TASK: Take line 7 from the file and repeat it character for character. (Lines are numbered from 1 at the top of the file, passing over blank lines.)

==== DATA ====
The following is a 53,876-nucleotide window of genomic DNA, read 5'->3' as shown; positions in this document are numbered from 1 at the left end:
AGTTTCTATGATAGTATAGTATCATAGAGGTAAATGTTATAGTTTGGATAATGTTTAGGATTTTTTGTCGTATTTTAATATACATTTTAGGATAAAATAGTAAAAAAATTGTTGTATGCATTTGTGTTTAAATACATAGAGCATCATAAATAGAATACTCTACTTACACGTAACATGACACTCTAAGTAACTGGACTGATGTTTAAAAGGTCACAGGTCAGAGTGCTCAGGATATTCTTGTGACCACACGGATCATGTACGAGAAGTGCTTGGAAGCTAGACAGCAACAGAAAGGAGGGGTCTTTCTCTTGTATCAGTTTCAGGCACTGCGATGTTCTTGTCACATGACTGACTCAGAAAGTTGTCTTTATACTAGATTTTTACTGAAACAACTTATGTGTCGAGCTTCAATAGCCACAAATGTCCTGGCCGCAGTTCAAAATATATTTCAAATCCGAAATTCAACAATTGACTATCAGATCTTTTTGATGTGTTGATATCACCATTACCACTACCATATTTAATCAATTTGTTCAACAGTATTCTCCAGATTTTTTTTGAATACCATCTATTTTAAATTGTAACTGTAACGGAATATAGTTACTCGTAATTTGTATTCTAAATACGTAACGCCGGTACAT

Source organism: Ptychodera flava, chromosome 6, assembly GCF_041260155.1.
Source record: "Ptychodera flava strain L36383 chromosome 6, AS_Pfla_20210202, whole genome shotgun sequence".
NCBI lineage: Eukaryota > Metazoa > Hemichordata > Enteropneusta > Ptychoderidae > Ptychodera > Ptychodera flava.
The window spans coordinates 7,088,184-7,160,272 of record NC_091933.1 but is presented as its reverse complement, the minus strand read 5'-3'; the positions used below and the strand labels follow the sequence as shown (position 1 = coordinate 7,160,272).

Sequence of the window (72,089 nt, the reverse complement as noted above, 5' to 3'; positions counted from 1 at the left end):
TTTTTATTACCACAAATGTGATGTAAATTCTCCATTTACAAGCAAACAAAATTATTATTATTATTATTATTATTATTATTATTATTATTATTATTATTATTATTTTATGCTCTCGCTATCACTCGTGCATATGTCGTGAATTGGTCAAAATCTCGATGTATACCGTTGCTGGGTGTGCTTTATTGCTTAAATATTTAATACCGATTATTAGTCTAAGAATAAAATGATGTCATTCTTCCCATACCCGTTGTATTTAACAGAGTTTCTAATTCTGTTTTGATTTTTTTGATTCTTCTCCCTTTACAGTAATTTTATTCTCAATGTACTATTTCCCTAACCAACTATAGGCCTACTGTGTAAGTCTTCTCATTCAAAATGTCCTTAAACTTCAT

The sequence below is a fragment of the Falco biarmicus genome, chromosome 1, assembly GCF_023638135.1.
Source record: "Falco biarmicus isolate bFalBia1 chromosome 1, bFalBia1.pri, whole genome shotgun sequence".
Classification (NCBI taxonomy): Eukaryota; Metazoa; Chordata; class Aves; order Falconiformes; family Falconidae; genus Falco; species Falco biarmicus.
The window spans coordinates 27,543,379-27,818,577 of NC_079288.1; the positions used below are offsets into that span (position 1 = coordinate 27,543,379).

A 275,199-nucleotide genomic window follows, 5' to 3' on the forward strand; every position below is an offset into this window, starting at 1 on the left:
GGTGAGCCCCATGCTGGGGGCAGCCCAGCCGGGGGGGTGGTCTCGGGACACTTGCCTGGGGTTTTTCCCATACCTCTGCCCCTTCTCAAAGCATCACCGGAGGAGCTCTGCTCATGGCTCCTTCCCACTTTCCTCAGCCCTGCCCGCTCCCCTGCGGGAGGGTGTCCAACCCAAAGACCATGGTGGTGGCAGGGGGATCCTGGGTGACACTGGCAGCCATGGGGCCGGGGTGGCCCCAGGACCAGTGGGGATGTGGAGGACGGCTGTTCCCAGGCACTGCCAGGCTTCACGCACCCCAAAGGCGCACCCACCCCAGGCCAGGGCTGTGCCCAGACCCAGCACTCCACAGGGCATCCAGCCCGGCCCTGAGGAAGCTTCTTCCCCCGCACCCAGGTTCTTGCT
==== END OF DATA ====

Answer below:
Sequence of the window (72,089 nt, the reverse complement as noted above, 5' to 3'; positions counted from 1 at the left end):